The most commonly replaced electrical system parts include batteries, battery cables, alternators and starters.
Average battery life is only about four to five years, and sometimes less in hot climates. A new battery is needed when the battery can no longer hold a charge, or fails a load test or capacitance test.
A replacement battery must be the correct “group” size (same height, width, length and post configuration) as the original. Many GM vehicles use side-post batteries. Some replacement batteries have both top posts and side posts to fit a wider range of applications.
The “Cold Cranking Amp” (CCA) capacity of batteries will vary. The higher the CCA rating, the more cranking amperage the battery can provide for reliable cold starting. The “Reserve Capacity” (RC) rating is how many amp hours of operation the battery can provide should the charging system fail. A replacement battery should have CCA and RC ratings that meet or exceed the OEM battery requirements.
Conventional lead-acid car batteries are filled with a liquid acid electrolyte, but some use a “gel” electrolyte or “Absorbent Glass Mat” (AGM) construction with a paste electrolyte. AGM batteries are usually more durable, have a longer service life and hold a charge longer than conventional batteries, but cost more.
Batteries age in storage, so sell the oldest first and the newest last. Battery charge should also be checked prior to installation, and recharged as needed. Other parts that may be needed when replacing a battery include new battery cables, battery holddowns and battery tray.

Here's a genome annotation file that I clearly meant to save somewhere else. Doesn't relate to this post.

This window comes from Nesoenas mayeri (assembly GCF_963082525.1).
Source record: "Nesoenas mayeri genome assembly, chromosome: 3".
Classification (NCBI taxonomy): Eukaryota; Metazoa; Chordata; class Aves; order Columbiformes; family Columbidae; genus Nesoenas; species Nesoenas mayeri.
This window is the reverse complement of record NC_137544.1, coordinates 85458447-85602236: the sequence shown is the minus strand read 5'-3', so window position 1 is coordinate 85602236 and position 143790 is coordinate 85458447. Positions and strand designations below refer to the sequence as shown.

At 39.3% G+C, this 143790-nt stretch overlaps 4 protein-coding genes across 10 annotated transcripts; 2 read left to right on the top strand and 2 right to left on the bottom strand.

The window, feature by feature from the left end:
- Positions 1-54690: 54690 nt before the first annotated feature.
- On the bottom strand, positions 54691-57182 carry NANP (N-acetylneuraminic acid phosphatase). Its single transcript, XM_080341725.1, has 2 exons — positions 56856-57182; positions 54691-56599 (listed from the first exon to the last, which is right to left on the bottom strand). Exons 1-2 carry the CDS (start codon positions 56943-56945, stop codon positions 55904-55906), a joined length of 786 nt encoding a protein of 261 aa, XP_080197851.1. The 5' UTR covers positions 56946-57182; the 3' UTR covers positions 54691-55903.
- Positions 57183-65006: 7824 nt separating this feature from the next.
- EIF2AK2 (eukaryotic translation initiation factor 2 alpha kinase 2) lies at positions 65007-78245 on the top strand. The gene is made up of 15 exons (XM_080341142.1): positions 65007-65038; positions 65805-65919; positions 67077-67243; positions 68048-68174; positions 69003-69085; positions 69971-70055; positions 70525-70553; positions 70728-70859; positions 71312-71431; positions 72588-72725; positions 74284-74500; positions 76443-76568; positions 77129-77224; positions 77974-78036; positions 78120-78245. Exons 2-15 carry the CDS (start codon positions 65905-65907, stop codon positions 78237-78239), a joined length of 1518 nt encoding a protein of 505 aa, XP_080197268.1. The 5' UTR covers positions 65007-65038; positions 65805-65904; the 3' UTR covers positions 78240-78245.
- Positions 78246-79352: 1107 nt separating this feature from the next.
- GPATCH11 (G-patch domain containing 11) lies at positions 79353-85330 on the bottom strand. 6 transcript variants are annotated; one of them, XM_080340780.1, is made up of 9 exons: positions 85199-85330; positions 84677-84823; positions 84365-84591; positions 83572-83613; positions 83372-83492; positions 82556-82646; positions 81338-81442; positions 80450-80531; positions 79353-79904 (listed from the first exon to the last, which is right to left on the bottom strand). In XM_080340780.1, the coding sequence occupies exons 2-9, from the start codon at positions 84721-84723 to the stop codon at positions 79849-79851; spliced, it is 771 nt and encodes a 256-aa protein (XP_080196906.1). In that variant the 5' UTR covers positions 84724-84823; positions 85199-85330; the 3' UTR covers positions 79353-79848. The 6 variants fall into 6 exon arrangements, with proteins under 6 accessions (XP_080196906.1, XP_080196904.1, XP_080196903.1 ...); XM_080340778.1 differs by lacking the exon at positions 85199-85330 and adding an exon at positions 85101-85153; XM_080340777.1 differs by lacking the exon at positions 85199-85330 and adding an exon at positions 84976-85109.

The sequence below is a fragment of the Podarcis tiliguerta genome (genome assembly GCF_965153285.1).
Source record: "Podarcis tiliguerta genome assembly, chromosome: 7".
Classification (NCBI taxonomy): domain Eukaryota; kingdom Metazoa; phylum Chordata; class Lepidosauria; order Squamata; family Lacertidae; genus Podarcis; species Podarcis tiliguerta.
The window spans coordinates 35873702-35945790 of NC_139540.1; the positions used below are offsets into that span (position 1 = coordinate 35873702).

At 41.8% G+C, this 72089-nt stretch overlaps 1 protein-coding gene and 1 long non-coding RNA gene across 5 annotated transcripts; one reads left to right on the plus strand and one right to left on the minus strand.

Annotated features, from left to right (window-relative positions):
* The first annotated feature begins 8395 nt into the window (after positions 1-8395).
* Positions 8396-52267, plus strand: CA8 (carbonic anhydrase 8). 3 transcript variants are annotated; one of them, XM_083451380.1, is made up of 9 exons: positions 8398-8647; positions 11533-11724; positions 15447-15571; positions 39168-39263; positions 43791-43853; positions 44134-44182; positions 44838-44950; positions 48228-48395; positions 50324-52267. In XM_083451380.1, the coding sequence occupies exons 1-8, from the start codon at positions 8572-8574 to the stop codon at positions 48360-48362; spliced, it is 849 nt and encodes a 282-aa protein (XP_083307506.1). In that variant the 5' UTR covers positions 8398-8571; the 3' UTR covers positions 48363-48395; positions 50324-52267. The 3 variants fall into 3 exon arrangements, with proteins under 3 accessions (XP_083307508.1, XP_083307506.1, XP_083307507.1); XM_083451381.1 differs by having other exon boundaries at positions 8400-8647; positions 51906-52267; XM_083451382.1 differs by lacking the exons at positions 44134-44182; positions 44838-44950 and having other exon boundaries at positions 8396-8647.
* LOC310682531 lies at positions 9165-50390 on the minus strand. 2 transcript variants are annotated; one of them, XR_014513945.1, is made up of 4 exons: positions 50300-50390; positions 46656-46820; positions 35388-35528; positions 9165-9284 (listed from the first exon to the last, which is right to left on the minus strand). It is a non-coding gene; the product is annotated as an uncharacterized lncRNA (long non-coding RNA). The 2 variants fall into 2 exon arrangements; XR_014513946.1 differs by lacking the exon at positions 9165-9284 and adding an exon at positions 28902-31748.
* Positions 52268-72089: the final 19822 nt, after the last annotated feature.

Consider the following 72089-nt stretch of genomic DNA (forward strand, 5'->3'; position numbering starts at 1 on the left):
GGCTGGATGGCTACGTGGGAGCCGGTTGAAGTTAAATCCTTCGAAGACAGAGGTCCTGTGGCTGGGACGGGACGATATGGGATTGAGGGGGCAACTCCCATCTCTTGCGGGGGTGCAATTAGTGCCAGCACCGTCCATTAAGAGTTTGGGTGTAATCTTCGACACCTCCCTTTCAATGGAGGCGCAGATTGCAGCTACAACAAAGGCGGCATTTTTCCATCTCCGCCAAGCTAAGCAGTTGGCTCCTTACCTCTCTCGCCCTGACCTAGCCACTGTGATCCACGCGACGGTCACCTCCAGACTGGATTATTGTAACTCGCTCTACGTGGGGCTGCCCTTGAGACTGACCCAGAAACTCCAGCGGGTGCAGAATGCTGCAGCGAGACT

The alternator produces current to meet the current requirements of the vehicle’s electrical system and to keep the battery fully charged. Charging output is controlled by a voltage regulator or the powertrain control module (PCM). An alternator that is not generating enough current or voltage may allow the battery to run down or go dead. Low output also can affect the functioning of onboard electronics and electrical accessories.
Alternators should be bench-tested to see if they meet specifications to reduce unnecessary warranty returns. If an alternator passes a bench test, the charging problem is due to something else (a wiring problem, voltage control problem, slipping drive belt, slipping OAD pulley or a bad battery).
Replacement alternators must have the same or higher amp rating as the original, and same mounting configuration. If an alternator has an “overrunning alternator decoupler” (OAD) pulley, the same type of pulley should be mounted on the replacement alternator.
A starter may have to be replaced if it fails to crank the engine. The problem may be a bad starter motor, a defective starter drive (which can be replaced separately on some starters) or an electrical fault (bad battery cables, ground straps or starter relay or solenoid).